Date of Award

Summer 8-6-2015

Level of Access

Campus-Only Thesis

Degree Name

Master of Science in Chemical Engineering (MSChE)


Chemical Engineering


William Gramlich

Second Committee Member

Douglas Bousfield

Third Committee Member

Paul Millard


Binders like starch and latex are known to migrate relative to the pigment during coating and drying of paper. This migration influences important properties such as coating strength and printability. A better understanding of binder migration can help determine key parameters.

A technique to tag starch and latex with a fluorescent molecule was developed. Rhodamine B was used to tag latex. Fluorescein Isothiocyanate (FITC) was used for starch. A three dimensional analysis was obtained by using a confocal laser scanning microscope (CLSM) to image fluorescently active samples. A fluorescence microscope was also used to image cross sections of the samples. The tagged components were made into individual or mixed coatings and applied to various papers. Single layers, dual layers, and mixed coatings were applied using two different coating methods on six different paper substrates.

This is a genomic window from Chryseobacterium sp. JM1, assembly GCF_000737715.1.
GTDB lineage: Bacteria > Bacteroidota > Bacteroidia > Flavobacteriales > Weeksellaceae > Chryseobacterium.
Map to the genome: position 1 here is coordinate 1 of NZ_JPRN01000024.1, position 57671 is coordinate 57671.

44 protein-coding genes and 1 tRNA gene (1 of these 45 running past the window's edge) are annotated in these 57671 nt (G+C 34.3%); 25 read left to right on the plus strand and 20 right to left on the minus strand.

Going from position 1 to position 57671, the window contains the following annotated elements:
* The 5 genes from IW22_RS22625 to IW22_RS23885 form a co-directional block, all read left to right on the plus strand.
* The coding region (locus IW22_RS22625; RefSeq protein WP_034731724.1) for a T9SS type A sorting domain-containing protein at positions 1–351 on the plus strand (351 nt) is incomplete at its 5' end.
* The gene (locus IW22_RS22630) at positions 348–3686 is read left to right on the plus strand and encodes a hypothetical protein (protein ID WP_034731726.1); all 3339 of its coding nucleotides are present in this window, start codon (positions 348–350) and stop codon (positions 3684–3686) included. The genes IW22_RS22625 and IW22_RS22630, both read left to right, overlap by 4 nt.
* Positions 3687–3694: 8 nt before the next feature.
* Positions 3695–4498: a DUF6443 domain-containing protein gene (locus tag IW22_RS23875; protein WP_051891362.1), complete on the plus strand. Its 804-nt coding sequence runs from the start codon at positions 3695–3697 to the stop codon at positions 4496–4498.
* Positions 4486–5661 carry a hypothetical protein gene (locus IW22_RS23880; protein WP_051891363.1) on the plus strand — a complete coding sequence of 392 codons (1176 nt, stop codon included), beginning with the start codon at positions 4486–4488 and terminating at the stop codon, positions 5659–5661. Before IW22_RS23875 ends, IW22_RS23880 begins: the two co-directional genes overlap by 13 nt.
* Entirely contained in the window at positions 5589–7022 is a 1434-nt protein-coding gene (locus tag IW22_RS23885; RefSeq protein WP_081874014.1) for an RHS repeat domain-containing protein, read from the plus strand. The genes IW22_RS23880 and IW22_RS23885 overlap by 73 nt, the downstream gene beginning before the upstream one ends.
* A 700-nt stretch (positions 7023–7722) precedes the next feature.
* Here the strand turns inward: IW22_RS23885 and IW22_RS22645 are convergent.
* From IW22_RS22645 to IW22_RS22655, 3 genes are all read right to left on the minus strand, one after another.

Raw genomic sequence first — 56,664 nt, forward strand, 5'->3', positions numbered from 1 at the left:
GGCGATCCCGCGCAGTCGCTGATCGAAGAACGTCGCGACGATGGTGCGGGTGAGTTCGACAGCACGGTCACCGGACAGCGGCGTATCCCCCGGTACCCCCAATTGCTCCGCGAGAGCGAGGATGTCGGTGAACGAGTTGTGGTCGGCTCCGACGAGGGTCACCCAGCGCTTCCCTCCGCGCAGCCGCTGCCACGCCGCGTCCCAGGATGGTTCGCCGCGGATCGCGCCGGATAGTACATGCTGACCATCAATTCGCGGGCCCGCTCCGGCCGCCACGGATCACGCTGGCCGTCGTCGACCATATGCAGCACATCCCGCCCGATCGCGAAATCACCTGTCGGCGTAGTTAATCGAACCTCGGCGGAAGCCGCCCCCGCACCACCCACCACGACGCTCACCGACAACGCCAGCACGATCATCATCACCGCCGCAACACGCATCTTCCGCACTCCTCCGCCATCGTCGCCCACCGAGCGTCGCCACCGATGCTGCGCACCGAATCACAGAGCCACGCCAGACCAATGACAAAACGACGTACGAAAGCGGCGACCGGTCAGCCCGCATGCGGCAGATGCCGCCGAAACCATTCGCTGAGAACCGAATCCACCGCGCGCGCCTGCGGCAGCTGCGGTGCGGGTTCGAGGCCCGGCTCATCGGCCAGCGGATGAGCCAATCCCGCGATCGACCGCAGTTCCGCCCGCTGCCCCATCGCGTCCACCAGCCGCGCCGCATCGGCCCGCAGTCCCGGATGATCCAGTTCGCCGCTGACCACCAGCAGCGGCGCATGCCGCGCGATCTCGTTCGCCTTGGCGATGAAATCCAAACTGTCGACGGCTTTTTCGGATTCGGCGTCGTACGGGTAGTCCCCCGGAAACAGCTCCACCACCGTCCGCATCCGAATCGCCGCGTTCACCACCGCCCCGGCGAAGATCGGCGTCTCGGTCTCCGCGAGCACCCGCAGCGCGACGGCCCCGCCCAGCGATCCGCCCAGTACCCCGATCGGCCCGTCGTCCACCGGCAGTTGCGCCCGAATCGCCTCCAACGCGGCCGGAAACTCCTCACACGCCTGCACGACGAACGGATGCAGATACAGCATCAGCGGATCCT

Attempts to stain samples after coating were not successful because the stains adsorb to both starch and latex to some degree; these results confirm the need to tag components before application. Starch was covalently bound to the FITC so that 35% of the total starch molecules were tagged with FITC. Latex was tagged with rhodamine B through rigorous mixing. Both the starch and latex showed large amounts of fluorescence for the level of addition reported. These tagged components can also be made into coatings that can be imaged successfully. Image analysis of coatings shows the distinct positions of both starch and latex. Cross section imaging shows a clear distinction between the starch and the latex when they are applied as separate layers. When they are mixed together, some regions near fiber surfaces are seen to be starch rich while other regions are still a mixture.